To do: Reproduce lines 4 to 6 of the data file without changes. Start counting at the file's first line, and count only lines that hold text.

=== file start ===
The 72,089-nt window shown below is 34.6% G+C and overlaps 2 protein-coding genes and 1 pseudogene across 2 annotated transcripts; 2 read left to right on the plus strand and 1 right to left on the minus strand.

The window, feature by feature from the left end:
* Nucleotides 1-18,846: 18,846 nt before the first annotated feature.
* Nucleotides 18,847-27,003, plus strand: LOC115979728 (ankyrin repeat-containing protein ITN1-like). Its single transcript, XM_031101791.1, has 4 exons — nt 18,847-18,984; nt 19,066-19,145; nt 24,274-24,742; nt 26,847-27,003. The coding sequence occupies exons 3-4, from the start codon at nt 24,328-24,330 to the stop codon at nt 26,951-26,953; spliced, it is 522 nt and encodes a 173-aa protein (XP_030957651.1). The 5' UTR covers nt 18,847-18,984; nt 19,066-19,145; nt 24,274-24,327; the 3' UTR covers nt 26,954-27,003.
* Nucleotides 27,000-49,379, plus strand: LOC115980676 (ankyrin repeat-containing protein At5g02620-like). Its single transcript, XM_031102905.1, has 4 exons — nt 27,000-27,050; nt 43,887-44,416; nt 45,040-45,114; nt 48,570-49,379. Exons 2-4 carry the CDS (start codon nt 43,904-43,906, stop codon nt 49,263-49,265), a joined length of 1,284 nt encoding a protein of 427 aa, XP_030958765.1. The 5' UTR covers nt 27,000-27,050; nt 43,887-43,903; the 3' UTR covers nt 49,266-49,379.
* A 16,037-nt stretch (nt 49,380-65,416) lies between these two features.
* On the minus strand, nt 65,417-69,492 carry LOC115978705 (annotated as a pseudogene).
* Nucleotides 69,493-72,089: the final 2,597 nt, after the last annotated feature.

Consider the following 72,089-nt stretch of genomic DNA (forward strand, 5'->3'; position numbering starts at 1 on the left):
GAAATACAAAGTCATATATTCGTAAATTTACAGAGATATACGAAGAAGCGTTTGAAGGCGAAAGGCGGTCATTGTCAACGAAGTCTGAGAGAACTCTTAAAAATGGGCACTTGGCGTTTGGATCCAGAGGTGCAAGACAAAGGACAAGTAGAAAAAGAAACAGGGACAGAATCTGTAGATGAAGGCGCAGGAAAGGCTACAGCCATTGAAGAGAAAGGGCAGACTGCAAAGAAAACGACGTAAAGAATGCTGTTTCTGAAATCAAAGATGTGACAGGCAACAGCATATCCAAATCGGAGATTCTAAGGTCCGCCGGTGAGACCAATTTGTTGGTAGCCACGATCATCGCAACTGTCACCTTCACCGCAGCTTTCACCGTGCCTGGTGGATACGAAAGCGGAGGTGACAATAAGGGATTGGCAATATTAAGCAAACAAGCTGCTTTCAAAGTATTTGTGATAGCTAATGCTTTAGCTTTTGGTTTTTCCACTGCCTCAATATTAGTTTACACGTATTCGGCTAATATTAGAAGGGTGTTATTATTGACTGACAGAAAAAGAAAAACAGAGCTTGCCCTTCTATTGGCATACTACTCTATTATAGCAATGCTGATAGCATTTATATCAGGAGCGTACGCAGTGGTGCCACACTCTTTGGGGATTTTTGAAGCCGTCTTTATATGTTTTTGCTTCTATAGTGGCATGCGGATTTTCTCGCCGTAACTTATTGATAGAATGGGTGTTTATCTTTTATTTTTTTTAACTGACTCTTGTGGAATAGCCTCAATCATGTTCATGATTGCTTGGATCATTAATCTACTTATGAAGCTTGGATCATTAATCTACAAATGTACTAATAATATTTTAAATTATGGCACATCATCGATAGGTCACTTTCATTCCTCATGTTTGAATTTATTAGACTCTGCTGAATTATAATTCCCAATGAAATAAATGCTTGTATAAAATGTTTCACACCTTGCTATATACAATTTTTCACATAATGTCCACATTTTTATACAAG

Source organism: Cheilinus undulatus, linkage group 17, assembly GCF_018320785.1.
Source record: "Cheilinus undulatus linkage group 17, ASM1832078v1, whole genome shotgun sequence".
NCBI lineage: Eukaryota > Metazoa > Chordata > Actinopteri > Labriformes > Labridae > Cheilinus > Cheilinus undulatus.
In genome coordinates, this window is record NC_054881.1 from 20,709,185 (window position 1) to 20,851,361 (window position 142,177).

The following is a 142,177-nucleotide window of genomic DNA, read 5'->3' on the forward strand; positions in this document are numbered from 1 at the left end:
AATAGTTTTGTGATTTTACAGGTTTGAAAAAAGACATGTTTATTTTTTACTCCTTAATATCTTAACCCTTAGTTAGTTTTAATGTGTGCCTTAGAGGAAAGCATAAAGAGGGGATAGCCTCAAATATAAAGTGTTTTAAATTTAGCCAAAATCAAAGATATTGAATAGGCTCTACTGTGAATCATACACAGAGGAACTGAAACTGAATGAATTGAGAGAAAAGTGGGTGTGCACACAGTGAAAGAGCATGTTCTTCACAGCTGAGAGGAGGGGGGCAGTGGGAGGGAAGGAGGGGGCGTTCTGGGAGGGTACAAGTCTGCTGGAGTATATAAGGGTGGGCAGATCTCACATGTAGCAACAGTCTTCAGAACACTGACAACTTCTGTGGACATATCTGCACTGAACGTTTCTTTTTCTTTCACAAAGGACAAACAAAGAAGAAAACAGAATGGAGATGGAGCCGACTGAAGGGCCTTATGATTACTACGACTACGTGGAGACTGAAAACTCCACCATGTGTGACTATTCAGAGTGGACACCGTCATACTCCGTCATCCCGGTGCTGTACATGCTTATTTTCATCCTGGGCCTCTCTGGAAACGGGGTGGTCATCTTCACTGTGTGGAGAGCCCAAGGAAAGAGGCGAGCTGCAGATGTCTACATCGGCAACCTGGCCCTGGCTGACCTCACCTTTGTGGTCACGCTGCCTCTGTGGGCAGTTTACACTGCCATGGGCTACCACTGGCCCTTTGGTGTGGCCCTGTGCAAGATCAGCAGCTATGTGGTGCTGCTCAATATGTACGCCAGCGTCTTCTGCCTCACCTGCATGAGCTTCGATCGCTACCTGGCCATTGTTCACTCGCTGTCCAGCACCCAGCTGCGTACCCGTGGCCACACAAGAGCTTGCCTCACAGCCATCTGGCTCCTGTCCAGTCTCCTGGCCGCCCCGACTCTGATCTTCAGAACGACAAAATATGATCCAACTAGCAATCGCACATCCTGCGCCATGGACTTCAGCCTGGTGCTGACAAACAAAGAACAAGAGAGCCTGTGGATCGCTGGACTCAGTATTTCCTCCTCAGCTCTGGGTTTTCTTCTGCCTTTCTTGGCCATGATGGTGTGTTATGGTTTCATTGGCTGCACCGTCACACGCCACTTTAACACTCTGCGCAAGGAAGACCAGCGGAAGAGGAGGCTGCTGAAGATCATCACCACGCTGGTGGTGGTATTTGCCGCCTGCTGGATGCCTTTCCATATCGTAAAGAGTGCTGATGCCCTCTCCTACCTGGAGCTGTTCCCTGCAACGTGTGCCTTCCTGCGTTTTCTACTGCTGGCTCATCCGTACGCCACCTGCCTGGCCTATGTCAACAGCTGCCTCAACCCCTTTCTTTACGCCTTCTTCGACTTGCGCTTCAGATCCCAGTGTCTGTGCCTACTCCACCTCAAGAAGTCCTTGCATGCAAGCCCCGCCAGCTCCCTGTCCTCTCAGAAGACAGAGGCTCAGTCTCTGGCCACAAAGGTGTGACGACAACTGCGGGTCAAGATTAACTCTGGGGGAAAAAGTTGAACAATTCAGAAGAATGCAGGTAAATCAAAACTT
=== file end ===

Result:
* Nucleotides 18,847-27,003, plus strand: LOC115979728 (ankyrin repeat-containing protein ITN1-like). Its single transcript, XM_031101791.1, has 4 exons — nt 18,847-18,984; nt 19,066-19,145; nt 24,274-24,742; nt 26,847-27,003. The coding sequence occupies exons 3-4, from the start codon at nt 24,328-24,330 to the stop codon at nt 26,951-26,953; spliced, it is 522 nt and encodes a 173-aa protein (XP_030957651.1). The 5' UTR covers nt 18,847-18,984; nt 19,066-19,145; nt 24,274-24,327; the 3' UTR covers nt 26,954-27,003.
* Nucleotides 27,000-49,379, plus strand: LOC115980676 (ankyrin repeat-containing protein At5g02620-like). Its single transcript, XM_031102905.1, has 4 exons — nt 27,000-27,050; nt 43,887-44,416; nt 45,040-45,114; nt 48,570-49,379. Exons 2-4 carry the CDS (start codon nt 43,904-43,906, stop codon nt 49,263-49,265), a joined length of 1,284 nt encoding a protein of 427 aa, XP_030958765.1. The 5' UTR covers nt 27,000-27,050; nt 43,887-43,903; the 3' UTR covers nt 49,266-49,379.
* A 16,037-nt stretch (nt 49,380-65,416) lies between these two features.